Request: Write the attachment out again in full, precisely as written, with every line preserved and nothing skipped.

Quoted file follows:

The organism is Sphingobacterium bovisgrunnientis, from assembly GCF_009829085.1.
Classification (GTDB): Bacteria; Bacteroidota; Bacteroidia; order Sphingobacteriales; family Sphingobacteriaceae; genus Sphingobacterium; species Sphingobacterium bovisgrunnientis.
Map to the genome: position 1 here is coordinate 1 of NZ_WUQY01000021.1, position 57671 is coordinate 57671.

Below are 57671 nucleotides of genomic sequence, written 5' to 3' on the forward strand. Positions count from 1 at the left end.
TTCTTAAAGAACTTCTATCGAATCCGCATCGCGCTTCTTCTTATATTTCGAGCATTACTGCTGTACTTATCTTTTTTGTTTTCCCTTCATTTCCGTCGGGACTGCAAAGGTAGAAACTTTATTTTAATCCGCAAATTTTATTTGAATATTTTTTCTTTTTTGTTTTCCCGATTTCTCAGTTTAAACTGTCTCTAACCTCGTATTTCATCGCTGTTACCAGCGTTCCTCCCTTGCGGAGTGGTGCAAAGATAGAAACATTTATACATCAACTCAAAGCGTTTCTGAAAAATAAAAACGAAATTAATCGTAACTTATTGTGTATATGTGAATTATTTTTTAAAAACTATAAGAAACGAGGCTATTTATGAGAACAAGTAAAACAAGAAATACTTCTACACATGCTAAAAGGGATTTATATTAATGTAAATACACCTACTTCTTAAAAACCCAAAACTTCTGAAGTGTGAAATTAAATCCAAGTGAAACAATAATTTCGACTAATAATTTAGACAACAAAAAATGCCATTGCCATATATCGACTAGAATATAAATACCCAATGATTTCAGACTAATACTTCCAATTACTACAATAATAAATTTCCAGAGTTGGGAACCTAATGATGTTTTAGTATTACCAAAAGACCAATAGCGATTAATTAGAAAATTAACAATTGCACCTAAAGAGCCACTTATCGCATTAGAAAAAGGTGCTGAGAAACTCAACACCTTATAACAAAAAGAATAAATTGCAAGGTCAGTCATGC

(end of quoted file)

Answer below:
The organism is Sphingobacterium bovisgrunnientis, from assembly GCF_009829085.1.
Classification (GTDB): Bacteria; Bacteroidota; Bacteroidia; order Sphingobacteriales; family Sphingobacteriaceae; genus Sphingobacterium; species Sphingobacterium bovisgrunnientis.
Map to the genome: position 1 here is coordinate 1 of NZ_WUQY01000021.1, position 57671 is coordinate 57671.

Below are 57671 nucleotides of genomic sequence, written 5' to 3' on the forward strand. Positions count from 1 at the left end.
TTCTTAAAGAACTTCTATCGAATCCGCATCGCGCTTCTTCTTATATTTCGAGCATTACTGCTGTACTTATCTTTTTTGTTTTCCCTTCATTTCCGTCGGGACTGCAAAGGTAGAAACTTTATTTTAATCCGCAAATTTTATTTGAATATTTTTTCTTTTTTGTTTTCCCGATTTCTCAGTTTAAACTGTCTCTAACCTCGTATTTCATCGCTGTTACCAGCGTTCCTCCCTTGCGGAGTGGTGCAAAGATAGAAACATTTATACATCAACTCAAAGCGTTTCTGAAAAATAAAAACGAAATTAATCGTAACTTATTGTGTATATGTGAATTATTTTTTAAAAACTATAAGAAACGAGGCTATTTATGAGAACAAGTAAAACAAGAAATACTTCTACACATGCTAAAAGGGATTTATATTAATGTAAATACACCTACTTCTTAAAAACCCAAAACTTCTGAAGTGTGAAATTAAATCCAAGTGAAACAATAATTTCGACTAATAATTTAGACAACAAAAAATGCCATTGCCATATATCGACTAGAATATAAATACCCAATGATTTCAGACTAATACTTCCAATTACTACAATAATAAATTTCCAGAGTTGGGAACCTAATGATGTTTTAGTATTACCAAAAGACCAATAGCGATTAATTAGAAAATTAACAATTGCACCTAAAGAGCCACTTATCGCATTAGAAAAAGGTGCTGAGAAACTCAACACCTTATAACAAAAAGAATAAATTGCAAGGTCAGTCATGC